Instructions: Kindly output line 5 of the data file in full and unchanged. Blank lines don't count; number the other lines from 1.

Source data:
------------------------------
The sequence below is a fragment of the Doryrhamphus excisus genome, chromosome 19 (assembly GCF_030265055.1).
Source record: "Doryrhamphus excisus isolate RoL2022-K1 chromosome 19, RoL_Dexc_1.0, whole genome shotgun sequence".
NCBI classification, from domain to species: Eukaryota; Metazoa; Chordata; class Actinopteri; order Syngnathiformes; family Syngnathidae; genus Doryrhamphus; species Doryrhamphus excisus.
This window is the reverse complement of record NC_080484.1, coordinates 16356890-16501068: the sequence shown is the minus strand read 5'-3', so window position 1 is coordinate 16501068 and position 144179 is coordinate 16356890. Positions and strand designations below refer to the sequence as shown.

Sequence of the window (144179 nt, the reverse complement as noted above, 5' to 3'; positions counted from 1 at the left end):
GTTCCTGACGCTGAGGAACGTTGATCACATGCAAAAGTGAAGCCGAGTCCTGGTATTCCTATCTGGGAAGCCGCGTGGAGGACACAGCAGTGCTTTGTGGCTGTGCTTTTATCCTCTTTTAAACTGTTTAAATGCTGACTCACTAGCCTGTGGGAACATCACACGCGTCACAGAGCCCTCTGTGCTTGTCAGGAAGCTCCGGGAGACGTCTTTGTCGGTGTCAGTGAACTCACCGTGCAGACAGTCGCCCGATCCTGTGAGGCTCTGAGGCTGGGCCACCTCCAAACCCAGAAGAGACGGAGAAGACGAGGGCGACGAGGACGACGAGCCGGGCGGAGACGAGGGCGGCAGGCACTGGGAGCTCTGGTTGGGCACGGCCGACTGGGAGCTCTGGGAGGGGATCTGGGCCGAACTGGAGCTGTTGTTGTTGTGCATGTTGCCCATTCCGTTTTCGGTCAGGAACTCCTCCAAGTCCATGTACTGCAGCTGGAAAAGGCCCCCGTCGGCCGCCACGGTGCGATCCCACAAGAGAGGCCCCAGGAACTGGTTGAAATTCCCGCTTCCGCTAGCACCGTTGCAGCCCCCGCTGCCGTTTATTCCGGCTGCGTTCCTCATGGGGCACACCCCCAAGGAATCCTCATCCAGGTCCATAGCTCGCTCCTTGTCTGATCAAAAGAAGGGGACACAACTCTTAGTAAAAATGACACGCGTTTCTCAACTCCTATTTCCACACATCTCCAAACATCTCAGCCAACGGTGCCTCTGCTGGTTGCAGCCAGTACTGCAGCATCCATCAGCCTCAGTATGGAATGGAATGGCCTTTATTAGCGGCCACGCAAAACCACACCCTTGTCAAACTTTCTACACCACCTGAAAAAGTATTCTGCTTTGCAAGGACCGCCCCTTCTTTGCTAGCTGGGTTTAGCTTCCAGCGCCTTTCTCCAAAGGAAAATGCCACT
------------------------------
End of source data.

Sequence of the window (144179 nt, the reverse complement as noted above, 5' to 3'; positions counted from 1 at the left end):